Since Craig’s kids would be joining us for the December holidays, and we would be driving a lot, I hired a spacious 7-seater to make the trip as comfortable for everyone as possible. We ended up going through five different replacement cars on the trip.

Car One

I picked the car up in Pretoria day before the holiday, and I was in a rush to say the least. There was a ton of things still needed to be done before we disappeared for 30 days, and spending hours in a car rental office was on the plan. So I quickly signed all the docs, including one that said “THIS IS A DIESEL CAR, and if you put petrol in it you are paying all the costs to fix, blah blah blah“. Luckily, just before I left the lot, I made sure the car was in perfect working condition, only to find out that in fact it was not…the boot did not want to open. Without being too dramatic, let’s just say the car rental company (Thrifty) is really lucky I discovered this then, and not at 3am the next morning as I tried to pack the car for our early start. So the rental company quickly swapped this car out for Car Two, which they said “was identical”. Cool.

Car Two and Car Three

We did fine with this car for a week or so, until we were on the N2 going from Ballito to Addo Elephant Park, and we realised the brakes were nearly shot. Which was also when we realised the car was past its service date. We were hours from the nearest Thrifty, so we decide to drive to carry on and drive through to East London, and quickly swop out cars, again. The East London office promised to have a car waiting for us in the parking lot when we arrived, as we were already running late and had a lot of driving to do ahead of us. True to their word, the car was ready and I simply signed a document saying this was a “clean swop out”, and I was getting “an identical car” but “in much better condition”. Cool.

We did great with this car for about a day. We took it into the Addo Elephant Park (Big 5 territory) and filled it up with diesel at the main camp. Diesel, right? Because of that document that I signed in Pretoria, remember? And because I had been putting diesel into the cars for 8 days, and this was “an identical car”.

About 1km out of camp, right by the lion tracks, our car died a slow death. It was, of course a petrol car. There was no actual indication that that was the case. No document, label, or even an owner’s manual (which, as a policy, Thrifty does not give to the drivers of its cars!!!! ). My understanding had always been that the petrol pump nozzle would not fit into the “wrong” type of tank, but guess what? It does!!

No indication of what fuel this car takes….

So there we were. Stuck with four kids, in Big Five land, in a game park that was going to close its gates in 5 hours, with no car. Oh, it was also a public holiday. So..we call Thrifty. Again. And they bring us (hours and hours and hours later) Car Four. We had gotten rid of the kids by that time (no, we didn’t feed them to the lions. We gave them to a game ranger in a safari vehicle who took kids to the main camp where they wined and dined in the restaurant while Craig and I sat in the car). Actually, an hour or so before the replacement car arrived and about a minute before I peed my pants because I needed a bathroom and was NOT going to “do it in the bush” per Craig’s kind suggestion), other rangers towed us back to camp. Getting towed in a game park where there is no place to turn around is not as fun as it sounds.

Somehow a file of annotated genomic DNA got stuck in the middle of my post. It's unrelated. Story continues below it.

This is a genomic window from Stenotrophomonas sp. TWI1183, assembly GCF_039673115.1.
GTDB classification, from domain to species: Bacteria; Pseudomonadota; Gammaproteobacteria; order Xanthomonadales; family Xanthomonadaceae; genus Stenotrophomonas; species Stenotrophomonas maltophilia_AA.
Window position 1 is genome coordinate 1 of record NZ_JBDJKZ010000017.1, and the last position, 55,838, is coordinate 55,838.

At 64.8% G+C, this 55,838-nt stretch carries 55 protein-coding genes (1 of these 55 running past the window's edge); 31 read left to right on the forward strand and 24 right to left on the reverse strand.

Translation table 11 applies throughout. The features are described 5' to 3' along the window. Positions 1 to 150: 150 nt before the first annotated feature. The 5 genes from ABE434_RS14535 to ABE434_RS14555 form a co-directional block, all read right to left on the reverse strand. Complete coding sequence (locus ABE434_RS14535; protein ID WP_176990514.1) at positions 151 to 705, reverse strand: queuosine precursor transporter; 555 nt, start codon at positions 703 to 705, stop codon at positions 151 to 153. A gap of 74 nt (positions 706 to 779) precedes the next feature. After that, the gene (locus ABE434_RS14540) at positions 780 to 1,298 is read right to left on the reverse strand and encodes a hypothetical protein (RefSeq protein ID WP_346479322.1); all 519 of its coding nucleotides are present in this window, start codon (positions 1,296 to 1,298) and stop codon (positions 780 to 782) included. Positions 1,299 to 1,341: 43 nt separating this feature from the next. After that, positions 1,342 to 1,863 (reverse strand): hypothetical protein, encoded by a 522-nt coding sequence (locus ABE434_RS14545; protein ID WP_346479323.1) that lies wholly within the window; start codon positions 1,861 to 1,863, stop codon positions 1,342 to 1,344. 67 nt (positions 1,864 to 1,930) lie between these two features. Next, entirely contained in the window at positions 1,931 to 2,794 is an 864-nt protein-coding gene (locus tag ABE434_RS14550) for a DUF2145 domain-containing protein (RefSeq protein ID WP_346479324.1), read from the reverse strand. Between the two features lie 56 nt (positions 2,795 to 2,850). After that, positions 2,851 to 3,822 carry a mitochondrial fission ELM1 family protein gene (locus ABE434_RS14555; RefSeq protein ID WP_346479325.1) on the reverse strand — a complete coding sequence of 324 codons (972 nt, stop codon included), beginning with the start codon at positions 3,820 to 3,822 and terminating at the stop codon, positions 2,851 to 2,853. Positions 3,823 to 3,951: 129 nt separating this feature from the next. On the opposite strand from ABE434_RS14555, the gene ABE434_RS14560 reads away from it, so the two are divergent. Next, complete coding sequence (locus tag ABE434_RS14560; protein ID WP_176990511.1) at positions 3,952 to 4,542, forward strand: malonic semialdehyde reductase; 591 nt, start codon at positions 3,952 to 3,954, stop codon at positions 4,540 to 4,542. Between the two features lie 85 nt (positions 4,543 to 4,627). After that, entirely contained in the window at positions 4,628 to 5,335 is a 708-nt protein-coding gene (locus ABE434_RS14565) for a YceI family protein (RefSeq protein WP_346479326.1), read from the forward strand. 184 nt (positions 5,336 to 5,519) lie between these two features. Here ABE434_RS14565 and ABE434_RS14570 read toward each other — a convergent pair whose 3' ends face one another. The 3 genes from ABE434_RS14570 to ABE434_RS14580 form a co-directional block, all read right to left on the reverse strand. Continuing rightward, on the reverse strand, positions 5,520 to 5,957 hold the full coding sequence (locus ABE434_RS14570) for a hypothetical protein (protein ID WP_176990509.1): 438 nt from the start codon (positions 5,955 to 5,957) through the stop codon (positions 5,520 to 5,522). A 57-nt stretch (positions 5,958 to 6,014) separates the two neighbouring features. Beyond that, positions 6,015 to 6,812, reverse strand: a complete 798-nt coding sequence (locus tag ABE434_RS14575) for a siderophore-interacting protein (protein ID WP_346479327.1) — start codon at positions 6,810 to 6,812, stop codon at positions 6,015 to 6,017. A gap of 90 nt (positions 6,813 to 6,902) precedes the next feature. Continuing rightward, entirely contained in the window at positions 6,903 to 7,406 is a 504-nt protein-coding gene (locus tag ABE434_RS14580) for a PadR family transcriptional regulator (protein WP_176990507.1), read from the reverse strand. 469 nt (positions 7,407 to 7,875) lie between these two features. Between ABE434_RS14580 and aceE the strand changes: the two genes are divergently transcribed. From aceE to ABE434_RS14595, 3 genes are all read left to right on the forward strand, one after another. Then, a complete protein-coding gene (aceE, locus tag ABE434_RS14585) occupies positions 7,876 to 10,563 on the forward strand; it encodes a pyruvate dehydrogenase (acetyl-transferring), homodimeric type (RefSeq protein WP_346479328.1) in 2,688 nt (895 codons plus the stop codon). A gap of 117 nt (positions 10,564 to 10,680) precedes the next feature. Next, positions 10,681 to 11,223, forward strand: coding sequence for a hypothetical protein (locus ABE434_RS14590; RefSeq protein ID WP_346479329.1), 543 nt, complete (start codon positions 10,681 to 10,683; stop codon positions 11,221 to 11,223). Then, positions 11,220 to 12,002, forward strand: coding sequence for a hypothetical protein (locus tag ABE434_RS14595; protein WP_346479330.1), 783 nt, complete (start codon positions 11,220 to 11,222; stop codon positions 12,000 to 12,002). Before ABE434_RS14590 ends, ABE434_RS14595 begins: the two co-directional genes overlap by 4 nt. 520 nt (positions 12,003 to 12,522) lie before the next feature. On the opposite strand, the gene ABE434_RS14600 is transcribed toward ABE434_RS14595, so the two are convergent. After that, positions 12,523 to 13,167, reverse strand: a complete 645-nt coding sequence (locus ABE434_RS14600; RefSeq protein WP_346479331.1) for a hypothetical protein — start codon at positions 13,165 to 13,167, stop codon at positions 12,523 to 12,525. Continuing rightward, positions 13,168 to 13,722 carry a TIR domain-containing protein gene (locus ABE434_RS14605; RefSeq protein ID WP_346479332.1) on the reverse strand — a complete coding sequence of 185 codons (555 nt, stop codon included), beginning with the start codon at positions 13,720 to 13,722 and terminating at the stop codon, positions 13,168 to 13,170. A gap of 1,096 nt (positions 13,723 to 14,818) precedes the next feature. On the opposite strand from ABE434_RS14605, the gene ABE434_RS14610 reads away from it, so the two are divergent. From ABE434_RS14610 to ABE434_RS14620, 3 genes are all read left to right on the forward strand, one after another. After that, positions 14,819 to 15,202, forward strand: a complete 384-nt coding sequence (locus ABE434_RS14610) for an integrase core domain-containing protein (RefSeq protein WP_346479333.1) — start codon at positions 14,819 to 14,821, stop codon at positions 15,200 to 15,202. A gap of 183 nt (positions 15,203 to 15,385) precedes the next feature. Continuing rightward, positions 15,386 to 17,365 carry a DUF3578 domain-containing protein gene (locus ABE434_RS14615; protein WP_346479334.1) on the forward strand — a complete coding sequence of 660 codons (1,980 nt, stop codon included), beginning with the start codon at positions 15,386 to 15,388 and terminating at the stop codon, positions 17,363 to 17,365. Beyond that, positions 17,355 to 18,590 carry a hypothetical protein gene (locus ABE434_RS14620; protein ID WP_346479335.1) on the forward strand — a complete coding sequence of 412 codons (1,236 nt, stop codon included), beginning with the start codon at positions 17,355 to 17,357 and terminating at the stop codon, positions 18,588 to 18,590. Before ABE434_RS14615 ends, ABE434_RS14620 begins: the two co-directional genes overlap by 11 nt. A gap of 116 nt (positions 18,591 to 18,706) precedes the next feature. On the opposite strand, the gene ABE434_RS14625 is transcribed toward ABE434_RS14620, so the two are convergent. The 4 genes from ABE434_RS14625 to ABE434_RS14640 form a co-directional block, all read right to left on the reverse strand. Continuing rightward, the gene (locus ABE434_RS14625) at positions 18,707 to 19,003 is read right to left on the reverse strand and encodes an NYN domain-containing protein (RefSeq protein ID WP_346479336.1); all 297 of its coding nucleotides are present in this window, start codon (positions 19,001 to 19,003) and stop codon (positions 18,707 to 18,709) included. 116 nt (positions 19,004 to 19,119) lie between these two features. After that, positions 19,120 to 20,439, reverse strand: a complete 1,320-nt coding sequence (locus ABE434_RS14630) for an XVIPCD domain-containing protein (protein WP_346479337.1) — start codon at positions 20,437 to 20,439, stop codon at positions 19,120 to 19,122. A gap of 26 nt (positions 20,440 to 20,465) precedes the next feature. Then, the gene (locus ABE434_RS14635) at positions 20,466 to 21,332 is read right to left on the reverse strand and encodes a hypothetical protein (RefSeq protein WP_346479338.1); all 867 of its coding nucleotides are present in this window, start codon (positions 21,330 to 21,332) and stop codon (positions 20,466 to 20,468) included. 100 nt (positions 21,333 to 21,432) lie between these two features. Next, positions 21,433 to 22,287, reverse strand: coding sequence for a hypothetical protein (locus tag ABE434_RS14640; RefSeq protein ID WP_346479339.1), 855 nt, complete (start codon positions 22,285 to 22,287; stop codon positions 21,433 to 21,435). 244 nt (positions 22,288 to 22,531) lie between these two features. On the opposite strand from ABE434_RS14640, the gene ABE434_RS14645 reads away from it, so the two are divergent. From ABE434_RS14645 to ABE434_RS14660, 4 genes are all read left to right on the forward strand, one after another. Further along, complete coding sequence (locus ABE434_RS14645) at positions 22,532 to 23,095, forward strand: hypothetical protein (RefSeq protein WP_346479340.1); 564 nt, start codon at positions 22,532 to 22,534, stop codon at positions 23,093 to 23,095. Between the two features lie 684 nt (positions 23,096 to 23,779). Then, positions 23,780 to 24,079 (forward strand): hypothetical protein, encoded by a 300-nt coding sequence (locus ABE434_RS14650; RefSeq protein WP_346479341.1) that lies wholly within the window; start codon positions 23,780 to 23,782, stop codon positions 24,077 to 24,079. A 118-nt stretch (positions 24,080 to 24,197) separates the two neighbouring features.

Not as much fun as you’d think

Car Four

This replacement car, which was driven up from Port Elizabeth, was above the class we had rented (it was the only seven seater available at the time), so Thrifty took it back after a couple of days and replaced with…

Car Five

… which got us safely home.

So…who paid for this?

My excess was R15,000, which Thrifty did not charge. They did charge me R1,650 for the repair and I have no idea of how they arrived at that number. It does include a R500 admin fee. I refuse to pay a cent, as you can well imagine, as this was hardly my fault. In addition, Thrifty also charged me to re-fuel the car I had just filled with a full tank (of diesel) so I am looking for a refund there. Also, they charged me for the petrol to deliver Car 4 from PE to Addo Park, and to collect from Knysna to PE, which I also refuse to pay for.

On the other hand, I think I have a pretty strong claim against Thrifty, who placed me in danger more than once, no small part due to their weak communication and poor car service control. Also, the fact that they do not include manuals with car rentals is just plain weird…the manuals are there for a reason, and driver safety is one of those reasons. I planned an (expensive) day at Addo Park which included accommodation with the intent to view the damn park. Which we were not able to do because of Thrifty’s bad processes.

Anyway, the matter has been escalated and I will keep you updated. (Update: It ending up costing me R0, as I got a full refund)

Final thoughts

We obviously had car fiascos during this holiday. And although most of it could easily have been avoided had Thrifty had better processes in place, I must say that the Thrifty people were great and very helpful at each crisis. As I tell this story to friends, they all comment that we will obviously never rent from them again, but I think the opposite is true. I like working with a company that responds well to customer’s needs in time of need, and Thrifty played its part. If we ignore the fact that they caused the need in the first place, they are a great company to deal with!

And as a final lesson…always keep all your documents, put things in writing, take photos and keep people in the loop. It is amazing how all of that becomes a God-send once you have to defend your case.

But we still had a great holiday!

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